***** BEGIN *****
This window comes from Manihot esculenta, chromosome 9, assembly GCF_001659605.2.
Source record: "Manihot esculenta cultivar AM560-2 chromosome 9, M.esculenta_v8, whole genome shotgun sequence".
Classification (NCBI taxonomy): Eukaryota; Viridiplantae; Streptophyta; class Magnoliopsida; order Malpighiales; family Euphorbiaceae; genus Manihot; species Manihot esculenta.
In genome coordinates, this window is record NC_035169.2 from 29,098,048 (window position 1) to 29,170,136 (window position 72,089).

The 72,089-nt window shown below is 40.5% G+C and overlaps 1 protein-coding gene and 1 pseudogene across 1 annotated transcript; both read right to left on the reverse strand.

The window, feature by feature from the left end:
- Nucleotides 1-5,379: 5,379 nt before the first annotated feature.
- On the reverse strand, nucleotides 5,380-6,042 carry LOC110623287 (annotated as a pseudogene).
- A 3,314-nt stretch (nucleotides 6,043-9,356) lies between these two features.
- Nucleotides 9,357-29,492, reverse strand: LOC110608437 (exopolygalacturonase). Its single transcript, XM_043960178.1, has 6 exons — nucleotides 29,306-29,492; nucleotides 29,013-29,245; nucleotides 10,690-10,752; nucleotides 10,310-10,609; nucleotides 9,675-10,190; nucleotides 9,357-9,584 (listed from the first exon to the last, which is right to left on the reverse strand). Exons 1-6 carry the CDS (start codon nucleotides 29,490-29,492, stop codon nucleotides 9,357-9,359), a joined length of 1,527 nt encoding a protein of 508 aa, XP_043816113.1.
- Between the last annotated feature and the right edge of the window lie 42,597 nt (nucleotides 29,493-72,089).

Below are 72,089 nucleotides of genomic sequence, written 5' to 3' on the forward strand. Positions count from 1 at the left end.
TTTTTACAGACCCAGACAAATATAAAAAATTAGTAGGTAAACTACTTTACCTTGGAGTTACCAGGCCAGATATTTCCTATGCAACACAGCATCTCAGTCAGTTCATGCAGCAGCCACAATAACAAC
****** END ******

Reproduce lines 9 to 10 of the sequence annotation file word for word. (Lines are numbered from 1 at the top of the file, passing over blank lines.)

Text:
- A 3,314-nt stretch (nucleotides 6,043-9,356) lies between these two features.
- Nucleotides 9,357-29,492, reverse strand: LOC110608437 (exopolygalacturonase). Its single transcript, XM_043960178.1, has 6 exons — nucleotides 29,306-29,492; nucleotides 29,013-29,245; nucleotides 10,690-10,752; nucleotides 10,310-10,609; nucleotides 9,675-10,190; nucleotides 9,357-9,584 (listed from the first exon to the last, which is right to left on the reverse strand). Exons 1-6 carry the CDS (start codon nucleotides 29,490-29,492, stop codon nucleotides 9,357-9,359), a joined length of 1,527 nt encoding a protein of 508 aa, XP_043816113.1.